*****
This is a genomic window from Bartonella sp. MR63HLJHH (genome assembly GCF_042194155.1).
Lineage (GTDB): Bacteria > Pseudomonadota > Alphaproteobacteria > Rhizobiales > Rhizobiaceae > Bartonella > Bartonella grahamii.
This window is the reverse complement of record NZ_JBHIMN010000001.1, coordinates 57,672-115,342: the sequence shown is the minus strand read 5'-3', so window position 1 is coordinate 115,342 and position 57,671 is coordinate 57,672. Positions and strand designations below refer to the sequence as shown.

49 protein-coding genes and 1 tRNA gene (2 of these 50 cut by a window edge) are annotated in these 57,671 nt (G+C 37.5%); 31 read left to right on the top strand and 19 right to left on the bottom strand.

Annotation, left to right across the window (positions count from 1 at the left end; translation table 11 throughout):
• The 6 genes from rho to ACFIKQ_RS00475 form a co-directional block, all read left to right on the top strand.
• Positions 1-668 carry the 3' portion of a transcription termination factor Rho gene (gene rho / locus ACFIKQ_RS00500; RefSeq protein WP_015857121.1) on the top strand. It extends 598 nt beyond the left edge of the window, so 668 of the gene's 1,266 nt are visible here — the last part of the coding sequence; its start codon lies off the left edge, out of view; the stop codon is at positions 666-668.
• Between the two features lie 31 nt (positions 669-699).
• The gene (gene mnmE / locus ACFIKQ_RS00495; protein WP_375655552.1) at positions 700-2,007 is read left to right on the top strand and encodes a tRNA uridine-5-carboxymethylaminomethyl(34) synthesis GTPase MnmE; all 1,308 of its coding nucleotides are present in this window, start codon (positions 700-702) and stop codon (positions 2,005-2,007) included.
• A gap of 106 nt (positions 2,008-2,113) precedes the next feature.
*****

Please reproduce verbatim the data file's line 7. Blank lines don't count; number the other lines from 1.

• Positions 1-668 carry the 3' portion of a transcription termination factor Rho gene (gene rho / locus ACFIKQ_RS00500; RefSeq protein WP_015857121.1) on the top strand. It extends 598 nt beyond the left edge of the window, so 668 of the gene's 1,266 nt are visible here — the last part of the coding sequence; its start codon lies off the left edge, out of view; the stop codon is at positions 666-668.